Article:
Abstract: Objective. Pregnant women are especially vulnerable to adverse outcomes related to HIV infection and gender-based violence (GBV). We aimed at developing a program for prevention and mitigation of the effects of GBV among pregnant women at an antenatal clinic in rural Kenya. Methods. Based on formative research with pregnant women, male partners, and service providers, we developed a GBV program including comprehensive clinic training, risk assessments in the clinic, referrals supported by community volunteers, and community mobilization. To evaluate the program, we analyzed data from risk assessment forms and conducted focus groups ( groups) and in-depth interviews ( ) with healthcare workers and community members. Results. A total of 134 pregnant women were assessed during a 5-month period: 49 (37%) reported violence and of those 53% accepted referrals to local support resources. Qualitative findings suggested that the program was acceptable and feasible, as it aided pregnant women in accessing GBV services and raised awareness of GBV. Community collaboration was crucial in this low-resource setting. Conclusion. Integrating GBV programs into rural antenatal clinics has potential to contribute to both primary and secondary GBV prevention. Following further evaluation, this model may be deemed applicable for rural communities in Kenya and elsewhere in East Africa. 1. Introduction Gender-based violence (GBV) is a major source of preventable mortality and morbidity for women globally [1–3]. In Kenya, 47% of ever-married women report having ever experienced emotional, physical, and/or sexual violence from their spouse—among the highest rates in the world [4, 5]. Violence towards pregnant women in Kenya is estimated to be 13.5% [6], a higher prevalence than many conditions routinely screened for during pregnancy [7]. Global research suggests that when pregnant women experience GBV, there is a higher likelihood of miscarriage [3, 8], premature labor [9], low birthweight [8, 10, 11], and infant death [12]. Demographic Health Survey data from Kenya suggests that experiencing lifetime GBV is associated with child stunting and under-2 mortality [12]. GBV is also a driver of the global HIV epidemic, particularly in sub-Saharan Africa where women are disproportionately at risk of both GBV and HIV infection. GBV increases risk of HIV acquisition [13, 14], and HIV-positive women are more likely to experience GBV than their HIV-negative counterparts [15]. Pregnant women are especially vulnerable to the intersecting risks and adverse outcomes related to HIV infection
Power System Analysis of an Aero-Engine  [PDF]
Onder Turan, Hakan Aydin
Journal of Power and Energy Engineering (JPEE) , 2015, DOI: 10.4236/jpee.2015.34060
Abstract:

The aim of this study is analyzed in detail for better understanding of energy and power of an aero-engine. In this regard, this study presents energy equations were applied to the turbofan engine components. The engine has a thrust range of 82 to 109 kN. It consists of fan, axial low pressure compressor (LPC), axial high pressure compressor (HPC), an annular combustion chamber, high-pressure turbine (HPT) and low pressure turbine (LPT). The results show that power of the engine flow approaches a maximum value to be 82.85 MW in the combustor outlet, while minimum power is observed at LPC inlet with the value of 1.37 MW. Furthermore, important parameters of the engine are also analyzed from reverse-engineering method. It is expected that results of this study will be beneficial of power, cogeneration and aero-propulsive generation systems in similar environment.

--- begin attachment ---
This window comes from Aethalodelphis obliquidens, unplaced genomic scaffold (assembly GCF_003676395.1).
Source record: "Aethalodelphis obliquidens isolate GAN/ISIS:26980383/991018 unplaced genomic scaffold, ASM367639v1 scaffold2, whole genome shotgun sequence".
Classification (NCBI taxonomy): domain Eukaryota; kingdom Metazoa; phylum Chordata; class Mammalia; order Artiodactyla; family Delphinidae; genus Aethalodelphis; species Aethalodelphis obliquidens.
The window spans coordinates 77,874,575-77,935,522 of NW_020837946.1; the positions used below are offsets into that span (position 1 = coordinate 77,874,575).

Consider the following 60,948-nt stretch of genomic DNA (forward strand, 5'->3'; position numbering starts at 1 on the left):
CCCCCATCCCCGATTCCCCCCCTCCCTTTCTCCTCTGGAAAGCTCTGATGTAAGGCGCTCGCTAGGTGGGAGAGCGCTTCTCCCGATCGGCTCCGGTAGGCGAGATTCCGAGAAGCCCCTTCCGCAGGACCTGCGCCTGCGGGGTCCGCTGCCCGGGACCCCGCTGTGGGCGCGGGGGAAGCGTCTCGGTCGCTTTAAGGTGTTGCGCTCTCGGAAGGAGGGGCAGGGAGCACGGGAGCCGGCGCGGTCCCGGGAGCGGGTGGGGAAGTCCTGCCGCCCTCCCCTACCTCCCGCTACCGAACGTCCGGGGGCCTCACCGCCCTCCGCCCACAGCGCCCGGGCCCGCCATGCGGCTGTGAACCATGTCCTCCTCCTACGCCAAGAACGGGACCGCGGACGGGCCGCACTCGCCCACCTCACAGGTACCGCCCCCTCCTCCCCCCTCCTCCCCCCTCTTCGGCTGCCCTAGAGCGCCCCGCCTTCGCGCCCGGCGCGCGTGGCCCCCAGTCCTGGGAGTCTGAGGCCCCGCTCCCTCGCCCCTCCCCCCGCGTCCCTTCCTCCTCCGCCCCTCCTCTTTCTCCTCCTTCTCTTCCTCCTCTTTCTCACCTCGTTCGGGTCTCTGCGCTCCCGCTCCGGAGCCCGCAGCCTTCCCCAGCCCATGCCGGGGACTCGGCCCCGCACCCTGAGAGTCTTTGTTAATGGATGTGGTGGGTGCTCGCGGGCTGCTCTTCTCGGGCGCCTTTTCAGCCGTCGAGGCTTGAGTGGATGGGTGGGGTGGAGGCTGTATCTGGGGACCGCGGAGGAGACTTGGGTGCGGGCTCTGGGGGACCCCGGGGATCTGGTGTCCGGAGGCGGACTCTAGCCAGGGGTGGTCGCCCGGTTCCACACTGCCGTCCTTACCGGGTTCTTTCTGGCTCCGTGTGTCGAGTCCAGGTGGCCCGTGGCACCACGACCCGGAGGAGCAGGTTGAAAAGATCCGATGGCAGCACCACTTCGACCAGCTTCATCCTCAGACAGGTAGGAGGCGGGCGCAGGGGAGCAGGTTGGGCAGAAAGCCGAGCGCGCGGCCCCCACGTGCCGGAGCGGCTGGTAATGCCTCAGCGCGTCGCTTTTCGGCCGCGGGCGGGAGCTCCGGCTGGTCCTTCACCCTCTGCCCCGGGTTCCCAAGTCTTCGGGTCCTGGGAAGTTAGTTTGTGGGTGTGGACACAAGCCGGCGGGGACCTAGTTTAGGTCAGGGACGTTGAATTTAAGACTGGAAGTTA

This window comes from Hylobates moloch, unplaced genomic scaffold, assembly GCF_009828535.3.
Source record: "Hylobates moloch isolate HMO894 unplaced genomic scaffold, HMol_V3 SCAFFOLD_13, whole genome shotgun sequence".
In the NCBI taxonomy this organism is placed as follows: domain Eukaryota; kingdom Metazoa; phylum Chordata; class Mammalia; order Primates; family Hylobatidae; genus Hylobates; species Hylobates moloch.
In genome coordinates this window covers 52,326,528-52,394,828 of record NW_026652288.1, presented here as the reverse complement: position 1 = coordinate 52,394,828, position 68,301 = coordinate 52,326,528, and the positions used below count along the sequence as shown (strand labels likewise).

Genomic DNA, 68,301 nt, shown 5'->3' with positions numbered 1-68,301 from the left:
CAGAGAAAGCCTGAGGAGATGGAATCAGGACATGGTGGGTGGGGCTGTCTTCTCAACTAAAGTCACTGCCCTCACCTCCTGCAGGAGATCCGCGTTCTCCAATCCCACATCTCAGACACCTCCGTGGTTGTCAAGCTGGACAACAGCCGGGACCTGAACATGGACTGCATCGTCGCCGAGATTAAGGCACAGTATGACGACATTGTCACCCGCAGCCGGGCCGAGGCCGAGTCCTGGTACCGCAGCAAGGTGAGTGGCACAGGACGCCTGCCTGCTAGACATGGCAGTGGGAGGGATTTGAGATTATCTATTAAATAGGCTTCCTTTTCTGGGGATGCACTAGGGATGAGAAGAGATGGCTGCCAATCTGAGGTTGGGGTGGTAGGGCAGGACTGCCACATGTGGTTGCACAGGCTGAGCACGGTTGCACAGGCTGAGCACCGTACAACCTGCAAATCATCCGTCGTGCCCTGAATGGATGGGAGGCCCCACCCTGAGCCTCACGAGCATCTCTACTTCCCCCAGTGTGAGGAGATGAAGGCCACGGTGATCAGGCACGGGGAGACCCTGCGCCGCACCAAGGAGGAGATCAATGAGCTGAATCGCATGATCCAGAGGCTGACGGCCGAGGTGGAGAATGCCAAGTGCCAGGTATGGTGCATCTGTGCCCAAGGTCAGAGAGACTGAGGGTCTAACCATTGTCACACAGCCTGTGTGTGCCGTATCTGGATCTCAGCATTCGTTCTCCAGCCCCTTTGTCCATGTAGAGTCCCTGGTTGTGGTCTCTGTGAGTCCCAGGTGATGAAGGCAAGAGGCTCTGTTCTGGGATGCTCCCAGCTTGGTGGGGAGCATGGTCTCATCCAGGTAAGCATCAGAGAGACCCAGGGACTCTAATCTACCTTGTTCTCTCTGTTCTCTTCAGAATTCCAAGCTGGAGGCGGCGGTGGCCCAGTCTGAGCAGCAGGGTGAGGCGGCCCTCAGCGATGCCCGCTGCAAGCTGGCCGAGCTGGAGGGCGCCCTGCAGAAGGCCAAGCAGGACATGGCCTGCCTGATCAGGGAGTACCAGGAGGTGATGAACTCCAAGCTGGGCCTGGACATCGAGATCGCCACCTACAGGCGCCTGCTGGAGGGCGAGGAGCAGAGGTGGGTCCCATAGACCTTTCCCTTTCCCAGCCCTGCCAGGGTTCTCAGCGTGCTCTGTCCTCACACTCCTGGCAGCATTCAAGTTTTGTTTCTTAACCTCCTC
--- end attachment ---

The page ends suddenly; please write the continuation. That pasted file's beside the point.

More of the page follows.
Antioxidant, Antimicrobial, Cytotoxic, Larvicidal and Anthelmintic Activities and Phenolic Contents of Cyclamen alpinum  [PDF]
Murat Turan, Ramazan Mammadov
Pharmacology & Pharmacy (PP) , 2018, DOI: 10.4236/pp.2018.94008
Abstract: In this study, antioxidant, cytotoxic, larvicidal, antimicrobial and anthelmintic effects and phenolic contents of ethanol, methanol and acetone extracts of leaf and tuber parts of Cyclamen alpinum were investigated. DPPH, ABTS, β-carotene assays were carried out in antioxidant activity and total phenolic and flavonoid contents were tested in determination assay. 9 phenolic contents were determined by HPLC. Artemia salina was used in the cytotoxic effect. Larvicidal effect was investigated against Culex pipiens. Disc diffusion method was used in antimicrobial effect. The tuber part was found to be more toxic than the leaf part in the anthelmintic activity assay. The highest value obtained from the antioxidant activity experiment was observed with value of 86.73 ± 0.16 (%) in DPPH assay. The lowest LC50 value in larvicidal effect was determined 0.151 mg/mL after 72 hours. Consequently, there is need for further studies on the Cyclamen alpinum, which has the ability to fight against diseases such as cancer, cardiovascular diseases, etc.
Parental Engagement in Children’s Learning: Moving on from Mass Superstition  [PDF]
Janet Goodall
Creative Education (CE) , 2018, DOI: 10.4236/ce.2018.911116
Abstract: In this article, I build on Goodman’s concept of mass superstition, which he applied to the schooling system. Goodman holds that we continue to believe in the value of this system, without clear evidence that it is working. I use this concept to apply the argument to the way the current system deals with parents. In spite of clear indications in the research that parental engagement with children’s learning is one of the best means to support educational achievement, particularly for children at risk of failure in the current system, parents are still routinely held at a distance from the learning processes fostered by the school system. I argue for a change to the foundational beliefs of the system, so that schools and families will work in partnership as co-constructors of children’s learning.
kinci Ergenekon //// 2th Ergenekon
?mer Turan
History Studies : International Journal of History , 2010,
Abstract:
iir: Kütüphane
Hasan Turan
Türk Kütüphanecili?i , 1974,
Abstract: